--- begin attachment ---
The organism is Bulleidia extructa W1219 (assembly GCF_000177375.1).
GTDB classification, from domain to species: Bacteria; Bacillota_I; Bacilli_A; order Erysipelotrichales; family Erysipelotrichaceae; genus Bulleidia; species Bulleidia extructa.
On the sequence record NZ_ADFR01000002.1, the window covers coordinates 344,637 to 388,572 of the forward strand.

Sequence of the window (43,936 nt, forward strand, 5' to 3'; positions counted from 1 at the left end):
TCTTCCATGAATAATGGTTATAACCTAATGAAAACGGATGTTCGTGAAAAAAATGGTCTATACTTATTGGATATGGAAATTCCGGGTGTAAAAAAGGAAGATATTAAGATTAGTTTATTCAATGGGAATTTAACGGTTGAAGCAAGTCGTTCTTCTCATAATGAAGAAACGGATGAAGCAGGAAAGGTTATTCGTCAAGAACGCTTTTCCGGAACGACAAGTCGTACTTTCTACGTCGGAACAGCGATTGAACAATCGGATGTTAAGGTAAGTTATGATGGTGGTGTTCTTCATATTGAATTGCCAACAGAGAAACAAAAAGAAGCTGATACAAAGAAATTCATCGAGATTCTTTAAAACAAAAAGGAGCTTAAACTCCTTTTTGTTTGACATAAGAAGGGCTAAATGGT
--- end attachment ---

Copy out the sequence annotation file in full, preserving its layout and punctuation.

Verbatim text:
The organism is Bulleidia extructa W1219 (assembly GCF_000177375.1).
GTDB classification, from domain to species: Bacteria; Bacillota_I; Bacilli_A; order Erysipelotrichales; family Erysipelotrichaceae; genus Bulleidia; species Bulleidia extructa.
On the sequence record NZ_ADFR01000002.1, the window covers coordinates 344,637 to 388,572 of the forward strand.

Sequence of the window (43,936 nt, forward strand, 5' to 3'; positions counted from 1 at the left end):
TCTTCCATGAATAATGGTTATAACCTAATGAAAACGGATGTTCGTGAAAAAAATGGTCTATACTTATTGGATATGGAAATTCCGGGTGTAAAAAAGGAAGATATTAAGATTAGTTTATTCAATGGGAATTTAACGGTTGAAGCAAGTCGTTCTTCTCATAATGAAGAAACGGATGAAGCAGGAAAGGTTATTCGTCAAGAACGCTTTTCCGGAACGACAAGTCGTACTTTCTACGTCGGAACAGCGATTGAACAATCGGATGTTAAGGTAAGTTATGATGGTGGTGTTCTTCATATTGAATTGCCAACAGAGAAACAAAAAGAAGCTGATACAAAGAAATTCATCGAGATTCTTTAAAACAAAAAGGAGCTTAAACTCCTTTTTGTTTGACATAAGAAGGGCTAAATGGT